Classic Australian Works
Lucinda Brayford (1946) chronicles three generations of an Anglo-Australian family around the turn of the twentieth century and contrasts both Australian and English societies. At the same time, the book is a sensitive study of one woman's life. Lucinda's family, originally arriving in Australia in disgrace, become wealthy though farming, eventually owning a magnificent house in Toorak where the cream of Melbourne society gathers for social events. Lucinda meets Captain Hugo Brayford and they marry and leave for England where her marriage fails. A life of ease and wealth in Melbourne is replaced by hardship and austerity in wartime England. Some of the anti-authoritarianism and pacifism that emerged from Martin Boyd's experiences in World War I can be seen in this book, considered by some to be his finest work.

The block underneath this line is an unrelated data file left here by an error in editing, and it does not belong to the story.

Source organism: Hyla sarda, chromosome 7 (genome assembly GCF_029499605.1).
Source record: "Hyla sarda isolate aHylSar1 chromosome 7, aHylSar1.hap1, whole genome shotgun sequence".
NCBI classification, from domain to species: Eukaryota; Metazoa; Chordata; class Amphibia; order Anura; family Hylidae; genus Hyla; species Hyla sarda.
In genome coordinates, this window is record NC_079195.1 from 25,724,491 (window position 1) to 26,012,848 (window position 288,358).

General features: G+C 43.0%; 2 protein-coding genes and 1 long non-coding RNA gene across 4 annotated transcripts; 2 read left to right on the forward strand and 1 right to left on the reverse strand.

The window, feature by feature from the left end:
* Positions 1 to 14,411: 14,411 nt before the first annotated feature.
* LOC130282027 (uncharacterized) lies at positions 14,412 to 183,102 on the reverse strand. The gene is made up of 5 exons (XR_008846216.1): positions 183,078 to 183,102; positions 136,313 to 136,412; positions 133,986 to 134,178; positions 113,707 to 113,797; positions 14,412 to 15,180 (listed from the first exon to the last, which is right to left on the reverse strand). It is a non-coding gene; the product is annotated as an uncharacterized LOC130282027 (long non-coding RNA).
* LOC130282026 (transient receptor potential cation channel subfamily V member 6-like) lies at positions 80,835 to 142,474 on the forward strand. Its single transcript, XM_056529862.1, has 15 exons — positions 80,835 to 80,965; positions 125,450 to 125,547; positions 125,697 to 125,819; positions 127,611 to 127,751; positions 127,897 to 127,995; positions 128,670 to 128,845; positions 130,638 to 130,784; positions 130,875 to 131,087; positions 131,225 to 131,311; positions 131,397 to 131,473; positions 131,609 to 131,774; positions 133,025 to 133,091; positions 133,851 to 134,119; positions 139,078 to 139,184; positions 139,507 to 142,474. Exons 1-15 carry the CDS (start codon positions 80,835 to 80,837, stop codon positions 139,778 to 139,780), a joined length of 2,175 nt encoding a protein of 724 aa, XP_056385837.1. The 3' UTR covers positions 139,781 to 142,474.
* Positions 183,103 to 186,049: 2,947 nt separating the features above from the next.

Martin Boyd was born in 1893 in Lucerne, Switzerland during one of the periodic trips his artist parents made to England and Europe. During World War I, Martin served in the Royal Flying Corps and was profoundly affected by his war experiences. He was awarded the Australian Literature Society Gold Medal in 1956 for A Difficult Young Man (also in Classic Australian Works). Martin Boyd died in Rome, Italy, 1972, where he had lived for the previous fifteen years.